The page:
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Southern Climate Impacts Planning Program (SCIPP) - RISA

Southern Climate Impacts Planning Program (SCIPP) is a member of NOAA's Regional Integrated Sciences and Assessments (RISA) program, which supports climate research for decision-makers and policy planners at a regional level. SCIPP represents Oklahoma, Texas, Louisiana, Arkansas, Tennessee, and Mississippi, investigating major climate hazards of the region.   The program provides education and outreach, collaboratively develops an all-hazards assessment tool, and actively engages community-level decision makers to determine hazard planning and climate data gaps.

 

 

Organization

Southern Regional Climate Center

The Southern Regional Climate Center (SRCC) is one of six regional climate centers in the U. S. managed by NOAA's National Climatic Data Center (NCDC). The mission of the SRCC is to increase the use and availability of climate information in the southern region of the U. S. that comprises the states of Arkansas, Louisiana, Mississippi, Oklahoma, Tennessee, and Texas. SRCC personnel work closely with scientists from other regional and federal climate centers to enhance climate services and programs that provide a regional structure for climate applications.

 

 

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Thirsty for Answers: Preparing for the Water-related Impacts of Climate Change in American Cities

August 2011

In this report the Natural Resources Defense Council (NRDC) has compiled local and regional research findings about the water-related impacts of climate change in 12 U. S. cities. NRDC examined more than 75 scientific studies, as well as data and reports generated by government agencies and nonprofit organizations. The report makes clear that some of the most profound effects of climate change are water-related, such as sea-level rise, increased rain and storms, flooding, and drought, and that these kinds of events are likely to increase in the coming years as a result of climate change.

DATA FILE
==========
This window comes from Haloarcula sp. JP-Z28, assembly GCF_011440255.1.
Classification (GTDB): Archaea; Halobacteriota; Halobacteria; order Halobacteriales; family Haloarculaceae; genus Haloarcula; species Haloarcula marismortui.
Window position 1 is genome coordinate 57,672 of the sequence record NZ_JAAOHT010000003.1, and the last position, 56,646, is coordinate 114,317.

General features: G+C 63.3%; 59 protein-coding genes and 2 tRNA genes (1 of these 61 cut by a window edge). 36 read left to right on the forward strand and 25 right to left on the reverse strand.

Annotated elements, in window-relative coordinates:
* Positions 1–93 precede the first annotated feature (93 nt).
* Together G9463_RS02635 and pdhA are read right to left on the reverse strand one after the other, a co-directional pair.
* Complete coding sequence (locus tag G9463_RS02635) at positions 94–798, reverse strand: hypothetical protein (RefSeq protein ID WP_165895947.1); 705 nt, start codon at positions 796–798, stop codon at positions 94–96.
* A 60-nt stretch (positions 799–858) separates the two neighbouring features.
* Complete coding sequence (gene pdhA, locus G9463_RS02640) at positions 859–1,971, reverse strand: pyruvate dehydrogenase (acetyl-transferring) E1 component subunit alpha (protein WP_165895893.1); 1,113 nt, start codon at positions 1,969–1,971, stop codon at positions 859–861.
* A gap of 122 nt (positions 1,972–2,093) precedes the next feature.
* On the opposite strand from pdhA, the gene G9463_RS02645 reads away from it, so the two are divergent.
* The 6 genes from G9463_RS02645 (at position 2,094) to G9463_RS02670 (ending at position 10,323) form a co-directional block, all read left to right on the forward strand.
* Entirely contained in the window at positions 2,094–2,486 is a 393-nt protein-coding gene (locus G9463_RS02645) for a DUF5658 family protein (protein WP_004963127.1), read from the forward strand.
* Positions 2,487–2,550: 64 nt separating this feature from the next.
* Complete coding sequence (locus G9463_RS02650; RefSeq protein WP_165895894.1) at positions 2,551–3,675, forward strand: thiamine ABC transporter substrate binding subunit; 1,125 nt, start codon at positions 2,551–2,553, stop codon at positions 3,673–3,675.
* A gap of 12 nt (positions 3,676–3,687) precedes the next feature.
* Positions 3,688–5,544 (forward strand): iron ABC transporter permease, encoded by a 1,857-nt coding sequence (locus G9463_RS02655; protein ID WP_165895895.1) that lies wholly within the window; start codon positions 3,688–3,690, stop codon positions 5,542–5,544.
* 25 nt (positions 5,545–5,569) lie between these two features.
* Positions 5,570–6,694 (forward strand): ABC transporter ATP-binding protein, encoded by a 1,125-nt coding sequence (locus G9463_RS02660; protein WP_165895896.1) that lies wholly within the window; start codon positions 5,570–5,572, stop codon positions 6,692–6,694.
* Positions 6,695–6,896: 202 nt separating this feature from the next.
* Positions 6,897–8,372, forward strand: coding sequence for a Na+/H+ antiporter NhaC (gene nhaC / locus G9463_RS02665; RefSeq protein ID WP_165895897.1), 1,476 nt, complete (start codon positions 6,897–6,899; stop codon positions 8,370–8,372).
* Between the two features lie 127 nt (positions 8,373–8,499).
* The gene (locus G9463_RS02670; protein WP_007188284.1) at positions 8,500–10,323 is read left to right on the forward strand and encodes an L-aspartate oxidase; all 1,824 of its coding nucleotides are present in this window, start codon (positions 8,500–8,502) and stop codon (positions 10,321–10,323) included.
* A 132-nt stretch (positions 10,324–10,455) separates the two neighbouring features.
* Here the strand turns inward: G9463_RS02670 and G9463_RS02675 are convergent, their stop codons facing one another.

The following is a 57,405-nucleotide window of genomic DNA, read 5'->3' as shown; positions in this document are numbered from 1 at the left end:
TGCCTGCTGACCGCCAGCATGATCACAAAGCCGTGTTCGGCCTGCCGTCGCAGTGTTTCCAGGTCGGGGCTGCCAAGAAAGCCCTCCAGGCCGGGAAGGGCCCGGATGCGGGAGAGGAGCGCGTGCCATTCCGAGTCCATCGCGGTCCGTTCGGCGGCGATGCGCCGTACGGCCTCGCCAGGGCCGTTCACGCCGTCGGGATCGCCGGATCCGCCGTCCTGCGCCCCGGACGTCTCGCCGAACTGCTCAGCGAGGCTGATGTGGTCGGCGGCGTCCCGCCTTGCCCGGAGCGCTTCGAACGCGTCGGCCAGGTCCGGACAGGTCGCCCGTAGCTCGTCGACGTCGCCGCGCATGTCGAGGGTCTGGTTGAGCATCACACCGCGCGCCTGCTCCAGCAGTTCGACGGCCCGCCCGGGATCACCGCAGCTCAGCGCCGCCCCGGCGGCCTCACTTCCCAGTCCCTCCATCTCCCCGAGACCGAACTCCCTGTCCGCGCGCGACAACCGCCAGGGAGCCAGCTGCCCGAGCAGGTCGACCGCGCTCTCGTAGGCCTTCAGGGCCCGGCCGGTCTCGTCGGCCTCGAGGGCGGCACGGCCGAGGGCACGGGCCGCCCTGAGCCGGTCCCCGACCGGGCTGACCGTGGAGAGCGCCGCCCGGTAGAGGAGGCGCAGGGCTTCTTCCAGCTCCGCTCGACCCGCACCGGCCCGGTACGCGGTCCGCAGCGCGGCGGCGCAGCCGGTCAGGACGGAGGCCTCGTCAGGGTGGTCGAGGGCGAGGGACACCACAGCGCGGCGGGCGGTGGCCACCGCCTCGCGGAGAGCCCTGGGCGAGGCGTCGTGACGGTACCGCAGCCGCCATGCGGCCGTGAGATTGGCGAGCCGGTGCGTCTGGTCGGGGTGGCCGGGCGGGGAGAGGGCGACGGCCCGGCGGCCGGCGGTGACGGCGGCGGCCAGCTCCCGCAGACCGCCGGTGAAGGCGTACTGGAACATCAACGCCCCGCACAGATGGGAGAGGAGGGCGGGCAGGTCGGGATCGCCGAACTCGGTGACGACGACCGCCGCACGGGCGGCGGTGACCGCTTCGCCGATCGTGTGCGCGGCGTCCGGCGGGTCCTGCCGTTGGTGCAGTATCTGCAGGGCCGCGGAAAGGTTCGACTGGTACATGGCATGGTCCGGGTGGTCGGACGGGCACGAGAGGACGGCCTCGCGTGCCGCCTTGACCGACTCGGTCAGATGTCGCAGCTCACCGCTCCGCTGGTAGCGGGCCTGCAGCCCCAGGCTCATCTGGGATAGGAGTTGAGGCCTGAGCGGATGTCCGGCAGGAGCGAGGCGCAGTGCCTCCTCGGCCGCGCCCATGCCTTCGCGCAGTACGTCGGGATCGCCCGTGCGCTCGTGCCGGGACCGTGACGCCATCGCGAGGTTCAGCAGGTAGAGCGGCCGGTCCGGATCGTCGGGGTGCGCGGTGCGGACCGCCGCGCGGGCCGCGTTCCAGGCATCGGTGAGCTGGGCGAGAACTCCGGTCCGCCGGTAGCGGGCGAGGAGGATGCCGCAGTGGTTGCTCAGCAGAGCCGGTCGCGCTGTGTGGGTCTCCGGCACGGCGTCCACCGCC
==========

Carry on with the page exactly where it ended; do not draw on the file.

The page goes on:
Authors or Affiliated Users: Mark Dorfman, Michelle Mehta, Ben Chou, Steve Fleischli, Kirsten Sinclair Rosselot

Resource Category: Solutions

 

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Using Climate Forecasts for Drought Management

January 2006

This report synthesizes a 4-year study of the use of the climate forecasts for drought management in the state of Georgia. The study investigates the needs and potential benefits of seasonal forecast information for water management. It provides a method for translating NOAA Climate Prediction Center (CPC) seasonal precipitation outlooks into a forecast precipitation index (FPI) that is tailored for water managers in the southeastern United States. This case study is also beneficial, as it represents the integration of climate forecasts into decision-making procedures for a public agency, and provides the economic valuation of that forecast information.

Author or Affiliated User: Anne C. Steinemann

Resource Category: Solutions

 

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Surviving and Thriving in the Face of Rising Seas: Building Resilience for Communities on the Front Lines of Climate Change

November 2015

From the Union of Concerned Scientists (UCS), this report explores the increased risks faced by socially vulnerable populations to sea-level rise.  Building on prior research finding that elderly, minorities, and poor populations will be disproportionately affected by climate change, the paper presents an analytical framework for identifying “climate equity hotspots,” or places where socially vulnerable people live that are also at high risk for coastal flooding.